My friend, colleague and, back when she did that sort of thing, agent, Erin Reel, pitched me to them. I have worked as an editor and a sort of coach and “prose therapist” in small group and one-on-one settings for several years. I love it! Really, getting the toolbox out and getting under the chassis of a project with its author is exhilarating. 


LItReactor is a terrific craft resource. The folks taking my class are from all over—Australia, Prague, Canada, various U.S. cities---and they’re so enthusiastic about getting their writing in kick-ass top-notch form. The infrastructure itself—the backend, if you will—is one of the best I’ve used. Intuitive, easy to navigate.


6. Do you think that Facebook, Twitter, and websites are needed tools in writer's toolboxes, nowadays?

Absolutely. It’s where all the buzz is being spread now. That said, it’s so easy to get sucked into the constantness of it. There’s this really funny Portlandia skit where Fred gets trapped in a technology loop: the various devices and mediums—you can become an air traffic controller of infinitesimal minutiae. All these writers tweeting about how they’re not writing. And God forbid you forget to post Happy Birthday upon the Wall of someone’s Facebook. That shit can keep you up at night.


7. You talked a lot about branding last year on your website, was that because you were re-doing your own brand, or because it's something people need to realize earlier on, or both?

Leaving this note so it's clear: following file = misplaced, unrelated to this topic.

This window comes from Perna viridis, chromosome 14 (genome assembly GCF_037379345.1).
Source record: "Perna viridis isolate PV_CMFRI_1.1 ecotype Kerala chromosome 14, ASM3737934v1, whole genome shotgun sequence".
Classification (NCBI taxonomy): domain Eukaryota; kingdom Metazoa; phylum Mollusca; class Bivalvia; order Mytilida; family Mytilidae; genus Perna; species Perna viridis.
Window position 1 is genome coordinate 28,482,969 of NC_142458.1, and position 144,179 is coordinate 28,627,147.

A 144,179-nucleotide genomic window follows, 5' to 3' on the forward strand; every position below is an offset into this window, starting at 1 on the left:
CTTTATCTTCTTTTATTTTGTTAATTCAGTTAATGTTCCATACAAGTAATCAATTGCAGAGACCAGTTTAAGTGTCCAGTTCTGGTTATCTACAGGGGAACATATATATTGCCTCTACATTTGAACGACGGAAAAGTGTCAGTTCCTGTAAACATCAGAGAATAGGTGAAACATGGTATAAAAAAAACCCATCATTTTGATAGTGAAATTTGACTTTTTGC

I’ve spent the last decade in communications: writing content for websites, ads, packaging, and working with companies, small businesses and nonprofits on building their businesses, so talking about branding is an occupational hazard. My first copywriting gigs were directed at hedge fund managers. Talk about your shark-infested waters. Those guys gobble each other up for breakfast. 


As my colleague and web-designer Julia Stoops says, “Information is cheap—it’s attention that’s become expensive.” So the elements of voice, specificity of language, depth and freshness of character and plot, all those things need to be delivered in an identifiable visual brand now in order to rise to the top of the heap. That brand needs to permeate web, social, bookcovers, even in-person events. My friend Lidia stripped down to her bathing suit on her book tour for CHRONOLOGY OF WATER. Swear.


8. Would you consider yourself a short story writer, or a novelist?

After WHO WILL RUN THE FROG HOSPITAL? came out, I heard Lorrie Moore answer a similar question in a lecture q & a. She said something about throwing a stick for a dog. If it comes back right away, it’s a story. If the dog takes it and runs with it, it’s a novel.